Published September 04, 2012
CHARLOTTE, N.C. – San Antonio Mayor Julian Castro, a rising star among Democrats, is poised to make history Tuesday as the first Hispanic to deliver a keynote address at the Democratic National Convention.
The 37-year-old official, who was re-elected in a landslide victory last year, is expected to present himself as a classic American success story -- with a family narrative that begins with his grandmother, a Mexican orphan, who immigrated as a young girl to the U.S. in 1920 and taught herself how to read and write. Castro, the youngest mayor of a big city, has also hinted that his speech Tuesday will be heavy in defense of President Obama's record.
"I’ll be talking about my family’s story," Castro told Fox News. "And that more than anything else, my family’s story, and the story of so many families across the United States from different parts of the country represent an American dream story."
The highly coveted speaking slot will propel Castro into the national spotlight, fueling speculation that the young mayor -- who few had heard of before he was selected for the address -- is eyeing higher office, possibly as governor of Texas or even the country's first Hispanic president. It was just eight years ago when then-Senator Barack Obama used the same primetime speaking slot to rise to national prominence.
The decision to tap Castro as the convention's keynote speaker also speaks to the Democratic Party's push to secure Hispanic voters -- the country's fastest growing minority and a critical voting bloc in the election.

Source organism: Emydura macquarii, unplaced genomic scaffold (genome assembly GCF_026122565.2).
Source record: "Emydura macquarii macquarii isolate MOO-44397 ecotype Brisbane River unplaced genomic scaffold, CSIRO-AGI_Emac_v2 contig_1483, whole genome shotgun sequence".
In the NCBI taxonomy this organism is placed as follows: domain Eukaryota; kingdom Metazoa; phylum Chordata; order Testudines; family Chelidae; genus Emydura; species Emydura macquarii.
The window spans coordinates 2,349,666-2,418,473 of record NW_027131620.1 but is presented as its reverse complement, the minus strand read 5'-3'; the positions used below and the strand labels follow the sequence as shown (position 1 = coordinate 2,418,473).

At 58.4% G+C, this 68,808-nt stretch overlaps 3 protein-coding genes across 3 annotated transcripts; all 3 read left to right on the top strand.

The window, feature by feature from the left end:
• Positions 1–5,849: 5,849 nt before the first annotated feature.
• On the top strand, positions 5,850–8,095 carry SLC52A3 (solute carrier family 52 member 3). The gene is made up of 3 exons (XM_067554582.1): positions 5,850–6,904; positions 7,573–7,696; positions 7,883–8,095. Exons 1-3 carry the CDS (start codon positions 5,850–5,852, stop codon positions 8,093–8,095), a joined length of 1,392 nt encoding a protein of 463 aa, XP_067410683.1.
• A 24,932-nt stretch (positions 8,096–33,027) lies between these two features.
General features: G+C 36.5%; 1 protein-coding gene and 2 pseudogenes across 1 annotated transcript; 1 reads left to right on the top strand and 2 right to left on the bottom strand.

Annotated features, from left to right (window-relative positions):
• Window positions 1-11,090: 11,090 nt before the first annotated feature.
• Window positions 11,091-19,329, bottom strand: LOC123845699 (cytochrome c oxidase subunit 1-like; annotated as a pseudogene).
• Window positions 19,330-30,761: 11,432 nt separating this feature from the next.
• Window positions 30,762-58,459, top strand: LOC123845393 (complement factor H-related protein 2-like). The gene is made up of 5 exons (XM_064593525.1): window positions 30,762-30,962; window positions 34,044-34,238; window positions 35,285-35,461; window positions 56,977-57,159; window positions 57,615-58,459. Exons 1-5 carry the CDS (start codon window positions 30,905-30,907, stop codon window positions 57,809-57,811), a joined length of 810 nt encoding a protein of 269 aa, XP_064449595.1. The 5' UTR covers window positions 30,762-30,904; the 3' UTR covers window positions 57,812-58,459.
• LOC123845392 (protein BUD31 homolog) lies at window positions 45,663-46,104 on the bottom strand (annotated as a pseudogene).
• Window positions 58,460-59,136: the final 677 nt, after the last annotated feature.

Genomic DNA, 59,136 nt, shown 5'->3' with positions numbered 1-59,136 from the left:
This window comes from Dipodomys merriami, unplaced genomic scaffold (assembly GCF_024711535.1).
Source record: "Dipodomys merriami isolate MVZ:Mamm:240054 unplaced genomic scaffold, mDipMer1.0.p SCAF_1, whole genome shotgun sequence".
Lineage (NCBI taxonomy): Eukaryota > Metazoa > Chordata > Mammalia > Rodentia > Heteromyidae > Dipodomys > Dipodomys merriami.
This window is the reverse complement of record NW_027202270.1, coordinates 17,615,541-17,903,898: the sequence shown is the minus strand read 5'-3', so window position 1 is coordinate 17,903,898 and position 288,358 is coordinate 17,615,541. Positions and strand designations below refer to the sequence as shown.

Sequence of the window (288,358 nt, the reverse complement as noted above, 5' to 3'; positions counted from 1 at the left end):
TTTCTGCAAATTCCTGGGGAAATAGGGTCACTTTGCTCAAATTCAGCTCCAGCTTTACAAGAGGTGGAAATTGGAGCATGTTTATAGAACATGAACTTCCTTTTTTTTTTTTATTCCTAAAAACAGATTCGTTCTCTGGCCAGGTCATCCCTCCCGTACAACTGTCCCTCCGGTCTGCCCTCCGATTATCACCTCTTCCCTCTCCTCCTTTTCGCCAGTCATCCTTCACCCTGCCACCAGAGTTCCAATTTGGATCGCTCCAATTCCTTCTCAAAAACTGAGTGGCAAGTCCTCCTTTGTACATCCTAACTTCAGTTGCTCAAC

Castro will be introduced at the convention Tuesday night by his closest adviser: his identical twin brother, Joaquin, a Texas state legislator who represents San Antonio and who is favored to win election to Congress in November.
Castro and his brother, who were raised by a single mother, attended Stanford University and then Harvard Law school -- opportunities they attribute in part to affirmative action.
"My brother makes no bones about it. He didn't score 1500 on the SAT," Joaquin Castro told Fox News. "He got a 12-something, so we certainly benefited from it. We still believe that there is a place for it in America."
It was the twins' mother, Rosie, who stressed the importance of education and led them toward a career in politics.
"I have always believed, and I think taught them, that inside everyone there is a leader," Rosie Castro told Fox News.
As a worker's rights activist, she ran for city council at age 23 and drilled her sons on the importance of civic responsibility.
"She would drag us to campaign rallies and she would drag us to organizational meetings and walking neighborhoods," Julian Castro said. "I mean, who wants to do that when they're 10 years old?'" he quipped.
Rosie Castro's lessons, however, eventually took root in her sons, planting the seed for successful political careers.
"I think she instilled in me the sense that I could become a leader -- a confidence in myself that I was someone who had value that I had something to add to the conversation," Julian Castro said.
Fox News' John Roberts contributed to this report.